Aug. 16–Industry officials cited increased bidding in today’s federal oil lease sale as evidence the Gulf of Mexico is showing signs of life after a four-year bust.
Companies submitted $178.1 million in high bids on 144 tracts Wednesday, a dollar amount up 28 percent since the last lease sale in March, the Interior Department said. High bids from the lease sale in New Orleans averaged $1.2 million, up from $939,000.
“The Gulf of Mexico is a long established oil and gas province and many of the blocks offered at today’s sale have been offered many times before,” said Kate MacGregor, the Interior Department’s principal deputy assistant secretary. “Today’s results demonstrate a steady interest as serious innovation and engineering continues to unlock new energy resources deep below the seabed.”
Nonetheless, bidding remains near historic lows, an indication that a return to the boom days for Gulf drilling remain a long-term proposition.
The Trump administration billed the sale as the largest in U.S. history in New Orleans, opening about 78 million acres in the Gulf to drilling. The 29 companies with high bids are seeking to drill on a combined 801,288 acres, or about 1 percent of the total offered, up slightly from March.
The sale comes as Houma-Thibodaux’s offshore oil-based economy struggles amid a bust that has entered its fourth year. The area has lost more than 16,000 jobs — one of every six — amid a global crude glut that caused oil prices to plummet to less than half their mid-2014 high of about $115 a barrel. The U.S. industry has rebounded, but job growth has been limited mostly to inland shale fields, where it’s often cheaper to drill, though deepwater efficiencies continue to shrink the gap.
“This lease sale is a barometer and a step in the recovering health of the offshore oil and gas industry,” Tim Charters, a spokesman for the National Ocean Industries Association, said in a prepared statement. “While the recovery is neither uniform nor universal, efficiency improvements in the last few years are starting to bear fruit, and some offshore sectors are showing profits, although the margins are slim.”
The good news, Charters said, is that higher oil prices — above $60 a barrel most of this year — are providing producers a sense of certainty that has been lacking.
“In addition,” he said, “the administration’s efforts to streamline and reduce some burdensome regulations that do not enhance safety will encourage companies to continue to invest in the U.S. Gulf of Mexico — an integral slice of America’s economic and energy security pie.”
The organization, which lobbies on behalf of oilfield marine and service companies, joined Louisiana industry groups in pushing the Trump administration to cut the amount it charges oil companies to drill in the deepwater Gulf.
U.S. Interior Secretary Ryan Zinke rejected a recommendation to lower royalty rates by a third in April, disappointing industry groups that pushed for the change.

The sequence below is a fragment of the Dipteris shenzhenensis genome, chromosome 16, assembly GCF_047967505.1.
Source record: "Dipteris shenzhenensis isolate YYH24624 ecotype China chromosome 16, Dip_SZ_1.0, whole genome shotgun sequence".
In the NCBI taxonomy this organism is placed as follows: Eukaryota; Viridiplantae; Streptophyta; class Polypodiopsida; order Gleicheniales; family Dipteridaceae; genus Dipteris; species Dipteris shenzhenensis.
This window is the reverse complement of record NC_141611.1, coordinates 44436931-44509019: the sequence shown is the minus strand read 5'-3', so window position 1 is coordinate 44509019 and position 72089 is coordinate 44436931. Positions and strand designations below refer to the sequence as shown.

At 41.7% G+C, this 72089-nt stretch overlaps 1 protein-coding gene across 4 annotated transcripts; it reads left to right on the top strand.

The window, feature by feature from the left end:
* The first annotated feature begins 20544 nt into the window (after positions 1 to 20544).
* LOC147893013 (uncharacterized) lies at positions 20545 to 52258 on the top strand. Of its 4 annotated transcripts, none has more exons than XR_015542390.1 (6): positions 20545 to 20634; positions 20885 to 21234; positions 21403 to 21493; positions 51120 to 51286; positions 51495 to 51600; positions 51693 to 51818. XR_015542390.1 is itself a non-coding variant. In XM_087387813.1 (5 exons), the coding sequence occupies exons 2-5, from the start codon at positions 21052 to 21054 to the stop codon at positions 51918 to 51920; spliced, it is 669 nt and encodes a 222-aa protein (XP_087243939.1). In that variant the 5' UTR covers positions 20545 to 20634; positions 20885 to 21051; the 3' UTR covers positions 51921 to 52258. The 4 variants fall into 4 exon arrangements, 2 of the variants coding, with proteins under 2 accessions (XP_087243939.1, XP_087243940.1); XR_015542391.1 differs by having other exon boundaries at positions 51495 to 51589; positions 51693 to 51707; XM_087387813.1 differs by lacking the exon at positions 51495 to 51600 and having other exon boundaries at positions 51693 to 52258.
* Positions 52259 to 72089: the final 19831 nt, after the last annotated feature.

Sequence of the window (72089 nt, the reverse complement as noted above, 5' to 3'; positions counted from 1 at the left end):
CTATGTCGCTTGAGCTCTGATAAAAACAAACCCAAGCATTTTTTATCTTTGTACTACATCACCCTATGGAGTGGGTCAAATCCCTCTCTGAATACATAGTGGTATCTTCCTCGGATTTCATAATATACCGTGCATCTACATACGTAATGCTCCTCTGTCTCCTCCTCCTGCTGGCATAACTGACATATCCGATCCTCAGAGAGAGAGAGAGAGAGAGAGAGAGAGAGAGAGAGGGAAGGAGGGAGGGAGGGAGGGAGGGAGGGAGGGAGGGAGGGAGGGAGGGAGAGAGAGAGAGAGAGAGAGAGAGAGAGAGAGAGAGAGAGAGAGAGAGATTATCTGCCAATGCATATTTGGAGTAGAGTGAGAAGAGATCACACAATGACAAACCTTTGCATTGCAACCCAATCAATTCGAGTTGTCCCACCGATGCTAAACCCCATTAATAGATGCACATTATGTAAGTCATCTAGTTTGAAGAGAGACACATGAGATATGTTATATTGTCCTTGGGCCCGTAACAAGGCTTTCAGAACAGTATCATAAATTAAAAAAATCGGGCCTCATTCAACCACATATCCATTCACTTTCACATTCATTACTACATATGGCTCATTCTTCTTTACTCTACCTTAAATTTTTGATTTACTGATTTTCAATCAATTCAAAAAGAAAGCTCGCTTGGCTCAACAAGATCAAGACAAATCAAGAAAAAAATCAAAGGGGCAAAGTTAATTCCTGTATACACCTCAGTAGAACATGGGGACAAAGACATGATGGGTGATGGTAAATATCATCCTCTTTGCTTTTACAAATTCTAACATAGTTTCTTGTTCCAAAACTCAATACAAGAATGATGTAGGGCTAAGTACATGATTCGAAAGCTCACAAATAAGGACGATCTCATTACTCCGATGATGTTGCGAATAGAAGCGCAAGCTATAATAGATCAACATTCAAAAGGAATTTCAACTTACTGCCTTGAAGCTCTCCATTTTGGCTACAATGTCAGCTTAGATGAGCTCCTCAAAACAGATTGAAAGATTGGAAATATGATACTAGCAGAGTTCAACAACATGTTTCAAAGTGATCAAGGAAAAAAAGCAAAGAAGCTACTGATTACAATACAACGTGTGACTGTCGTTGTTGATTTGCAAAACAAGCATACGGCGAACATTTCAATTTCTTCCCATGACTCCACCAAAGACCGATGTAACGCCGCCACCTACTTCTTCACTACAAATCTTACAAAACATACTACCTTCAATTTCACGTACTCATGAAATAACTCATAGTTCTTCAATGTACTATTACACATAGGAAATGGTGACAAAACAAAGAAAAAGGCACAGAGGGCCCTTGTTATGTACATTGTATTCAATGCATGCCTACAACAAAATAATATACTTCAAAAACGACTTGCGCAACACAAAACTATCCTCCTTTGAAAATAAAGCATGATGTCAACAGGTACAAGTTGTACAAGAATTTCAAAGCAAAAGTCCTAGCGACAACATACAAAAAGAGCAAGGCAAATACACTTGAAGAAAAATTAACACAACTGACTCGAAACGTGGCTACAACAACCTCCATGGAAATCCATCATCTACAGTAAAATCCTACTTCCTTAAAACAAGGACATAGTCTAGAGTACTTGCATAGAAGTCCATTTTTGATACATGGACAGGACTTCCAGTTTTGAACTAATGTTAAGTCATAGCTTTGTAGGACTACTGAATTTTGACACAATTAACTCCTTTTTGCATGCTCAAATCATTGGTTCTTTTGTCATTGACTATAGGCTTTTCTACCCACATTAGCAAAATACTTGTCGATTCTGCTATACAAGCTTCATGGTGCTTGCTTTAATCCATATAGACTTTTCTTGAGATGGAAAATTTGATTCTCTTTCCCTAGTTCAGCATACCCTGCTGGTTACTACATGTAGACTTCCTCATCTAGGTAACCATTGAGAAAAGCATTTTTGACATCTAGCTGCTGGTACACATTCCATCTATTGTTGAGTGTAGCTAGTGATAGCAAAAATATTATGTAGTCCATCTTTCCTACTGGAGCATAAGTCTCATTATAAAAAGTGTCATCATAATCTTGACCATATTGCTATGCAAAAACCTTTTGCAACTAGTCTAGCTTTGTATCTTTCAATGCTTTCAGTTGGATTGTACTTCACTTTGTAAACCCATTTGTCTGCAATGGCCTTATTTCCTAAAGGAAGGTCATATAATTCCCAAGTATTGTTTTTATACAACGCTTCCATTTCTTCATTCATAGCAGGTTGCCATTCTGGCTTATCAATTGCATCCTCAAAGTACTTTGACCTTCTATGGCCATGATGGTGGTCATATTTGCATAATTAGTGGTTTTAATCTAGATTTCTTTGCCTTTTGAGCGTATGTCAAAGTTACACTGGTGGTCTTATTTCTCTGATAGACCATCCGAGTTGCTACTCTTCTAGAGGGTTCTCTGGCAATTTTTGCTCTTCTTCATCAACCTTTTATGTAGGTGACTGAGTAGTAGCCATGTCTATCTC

The agency’s Royalty Policy Committee voted in February to recommend lowering royalty rates for deepwater Gulf drilling from a longstanding 18.75 percent to 12.5 percent. The Interior Department took the same action last year for shallow Gulf waters. Royalties are based on a percentage of gross revenue companies earn selling oil drilled on federal leases.
But since then, an improving economy, federal tax reforms, higher energy prices and greater regulatory certainty have led to “positive market conditions,” negating the need for royalty relief, at least for now, Zinke said in April.
“Offshore investments are globally competitive, and reducing royalty rates on deepwater leases could go a long way to boosting future Gulf activity,” Chris John, president of the Louisiana Mid-Continent Oil and Gas Association, said today. “Ultimately, reduced royalty rates will lead to an even greater increase in activity in the Gulf of Mexico, an increase in production and an increase in much needed oil-and-gas-industry jobs and will fully support the administration’s American energy dominance.”
Industry groups said companies are increasingly looking to offshore oilfields in other countries that charge less to drill.
“Offshore oil and gas development is a globally competitive market, and offshore operators can choose to invest their dollars in other parts of the world,” said Lori LeBlanc, executive director of the Thibodaux-based Gulf Economic Survival Team. “If the administration truly wants to achieve ‘energy dominance’ then it would be prudent to adopt a deepwater royalty-relief program that provides a competitive edge for the Gulf of Mexico and long-term sustainability.
“Production may be up, but jobs are down, vessels are tied up, and our nation needs to adopt policies that will boost offshore activity now more than ever.”
— Executive Editor Keith Magill can be reached at 857-2201 or email@example.com. Follow him on Twitter @CourierEditor.
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